TIL: Storage of Compound Literals in C

Some subtle details about compound literals confused me while going through Modern C. For example, what do you think will be returned if we compile and run the following code?

struct foo { int i; };

int main (void)
    struct foo* p = 0, *q;
    int j;

    for (j = 0; j < 2; j++)
        q = p, p = &((struct foo){ j });
    return p == q;

If you read the code, you might assume that this will return 0, since q should always be pointing to the "old" value of p at the end of each loop, right?

It turns out that main will always return 1, and the C standard offers some clarification about what is going on here.

Table of Contents

What is going on?

If we look at the C23 standard (PDF), section has the following to say:

EXAMPLE 9: Each compound literal creates only a single object in a given scope.

In other words, since we only have a single compound literal expression in the code snippet above, we only allocate space for one struct foo when we enter main. As we go through the for loop, each foo we initialize is placed into the same address, no matter what j we initialize it with. This is because all of the structures we initialize share the same block scope and come from the same expression.

Thus, the two pointers share the same address at the end of main, and we return 1.

Looking at the LLVM IR

If you aren't already aware, LLVM IR is a very convenient way to represent assembly in an architecture independent way. Here is an annotated output of compiling the above file with optimization level 0:

%struct.foo = type { i32 }

; Function Attrs: noinline nounwind optnone uwtable
define dso_local i32 @main() #0 {
  %1 = alloca i32, align 4
  %2 = alloca %struct.foo*, align 8             ; struct foo* p
  %3 = alloca %struct.foo*, align 8             ; struct foo* q
  %4 = alloca i32, align 4                      ; int j
  %5 = alloca %struct.foo, align 4              ; Compound literal address
  store i32 0, i32* %1, align 4
  store %struct.foo* null, %struct.foo** %2, align 8
  store i32 0, i32* %4, align 4
  br label %6

6:                                                ; preds = %13, %0
  %7 = load i32, i32* %4, align 4
  %8 = icmp slt i32 %7, 2
  br i1 %8, label %9, label %16

9:                                                ; preds = %6
  %10 = load %struct.foo*, %struct.foo** %2, align 8
  store %struct.foo* %10, %struct.foo** %3, align 8
  %11 = getelementptr inbounds %struct.foo, %struct.foo* %5, i32 0, i32 0
  %12 = load i32, i32* %4, align 4
  store i32 %12, i32* %11, align 4
  store %struct.foo* %5, %struct.foo** %2, align 8
  br label %13

13:                                               ; preds = %9
  %14 = load i32, i32* %4, align 4
  %15 = add nsw i32 %14, 1
  store i32 %15, i32* %4, align 4
  br label %6, !llvm.loop !6

16:                                               ; preds = %6
  %17 = load %struct.foo*, %struct.foo** %2, align 8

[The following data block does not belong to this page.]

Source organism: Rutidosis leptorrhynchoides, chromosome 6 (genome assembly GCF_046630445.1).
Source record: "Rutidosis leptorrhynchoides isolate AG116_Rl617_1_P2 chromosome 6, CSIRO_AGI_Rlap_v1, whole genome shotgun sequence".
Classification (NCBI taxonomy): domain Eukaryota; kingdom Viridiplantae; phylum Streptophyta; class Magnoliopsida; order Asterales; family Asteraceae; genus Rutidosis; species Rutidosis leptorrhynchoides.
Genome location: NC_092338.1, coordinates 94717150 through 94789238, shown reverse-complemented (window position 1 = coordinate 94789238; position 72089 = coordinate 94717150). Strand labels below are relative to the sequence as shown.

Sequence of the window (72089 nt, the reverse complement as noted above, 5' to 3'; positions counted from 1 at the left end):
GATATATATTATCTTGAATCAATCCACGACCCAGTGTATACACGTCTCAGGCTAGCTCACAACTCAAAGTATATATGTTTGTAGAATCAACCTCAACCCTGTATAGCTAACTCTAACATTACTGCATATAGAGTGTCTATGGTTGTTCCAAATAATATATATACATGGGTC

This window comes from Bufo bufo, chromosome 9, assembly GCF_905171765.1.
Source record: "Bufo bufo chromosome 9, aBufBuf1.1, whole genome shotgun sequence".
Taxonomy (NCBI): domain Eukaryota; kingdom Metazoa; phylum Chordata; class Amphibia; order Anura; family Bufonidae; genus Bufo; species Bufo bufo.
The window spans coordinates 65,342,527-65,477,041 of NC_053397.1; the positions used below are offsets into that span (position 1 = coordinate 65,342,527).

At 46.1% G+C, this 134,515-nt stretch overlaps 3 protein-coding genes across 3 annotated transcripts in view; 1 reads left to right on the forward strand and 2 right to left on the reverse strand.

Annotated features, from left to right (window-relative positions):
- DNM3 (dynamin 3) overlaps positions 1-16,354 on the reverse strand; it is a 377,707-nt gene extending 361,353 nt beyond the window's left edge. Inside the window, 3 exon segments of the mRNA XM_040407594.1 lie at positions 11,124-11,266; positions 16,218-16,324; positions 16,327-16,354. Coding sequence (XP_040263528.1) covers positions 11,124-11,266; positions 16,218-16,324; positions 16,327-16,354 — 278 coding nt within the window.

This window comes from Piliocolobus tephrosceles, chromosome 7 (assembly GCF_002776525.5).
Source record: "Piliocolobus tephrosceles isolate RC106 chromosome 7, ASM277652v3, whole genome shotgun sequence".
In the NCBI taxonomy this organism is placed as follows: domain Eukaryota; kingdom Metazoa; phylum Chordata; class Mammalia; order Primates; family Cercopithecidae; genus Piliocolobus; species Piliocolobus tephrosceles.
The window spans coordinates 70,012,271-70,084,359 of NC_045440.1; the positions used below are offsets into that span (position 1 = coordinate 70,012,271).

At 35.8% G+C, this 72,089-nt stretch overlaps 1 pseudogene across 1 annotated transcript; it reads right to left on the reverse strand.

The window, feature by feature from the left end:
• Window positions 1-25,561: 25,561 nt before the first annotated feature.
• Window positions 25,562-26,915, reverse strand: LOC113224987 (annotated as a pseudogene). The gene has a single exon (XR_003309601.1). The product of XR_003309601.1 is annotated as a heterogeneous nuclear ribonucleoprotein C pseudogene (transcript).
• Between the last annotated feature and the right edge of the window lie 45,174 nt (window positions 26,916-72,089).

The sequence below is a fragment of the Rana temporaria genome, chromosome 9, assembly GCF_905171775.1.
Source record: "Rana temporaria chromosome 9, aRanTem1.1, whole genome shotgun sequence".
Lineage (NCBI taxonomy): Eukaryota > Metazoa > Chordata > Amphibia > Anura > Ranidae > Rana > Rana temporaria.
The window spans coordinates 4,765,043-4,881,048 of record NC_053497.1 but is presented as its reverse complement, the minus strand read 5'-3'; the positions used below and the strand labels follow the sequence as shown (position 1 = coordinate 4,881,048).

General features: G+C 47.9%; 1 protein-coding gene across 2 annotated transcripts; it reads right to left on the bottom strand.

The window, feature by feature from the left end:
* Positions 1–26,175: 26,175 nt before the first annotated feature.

%18 = load %struct.foo*, %struct.foo** %3, align 8
  %19 = icmp eq %struct.foo* %17, %18
  %20 = zext i1 %19 to i32
  ret i32 %20

If you take the time to read the code, you'll notice that %5 holds a pointer to a struct foo. In other words, that register holds the memory allocated for our compound literal.

The body of the for loop is represented by label 9, where we repeatedly update the integer in %5. We are not seeing multiple alloca calls to initialize a new compound literal in the loop, which tracks with what the C23 standard says should happen.

Interestingly, it turns out that compiling the same code with -O2 instead of -O0 is enough for clang to give this extremely simplified output!

; Function Attrs: nofree norecurse nosync nounwind readnone uwtable
define dso_local i32 @main() local_unnamed_addr #0 {
  ret i32 1

This is probably expected, but I still think it's cool that the compiler is smart enough to take all of the code above and simplify it to this small little chunk 🙂

Don't know how to read LLVM IR?

That's okay - I don't know much about it either.

I used this conference talk to get the basics down, at least enough to somewhat understand the emitted code above. I personally found it to be a very gentle introduction.

Afterwards, searching for instructions that I didn't know about and taking some time to read about it in the LLVM Programmer's Manual was very helpful to me.

Why was this behavior chosen?

I attempted to go through the WG 14 documents to find the answer. After doing some digging, I found that the first time this was brought up was in N759, which brought up an issue with the C99 standard. It seems that this behavior was chosen because the alternative would introduce complexity for implementers:

Consider the situation where a compound literal is evaluated more than once during the lifetime of its block, such as the second compound literal in example 8. The wording is unclear whether a new object is created each time the compound literal is evaluated, or whether a single object is simply reinitialized. If the former is the case, a burden will be placed on implementations, which will now have to handle dynamic allocation with block-related lifetime.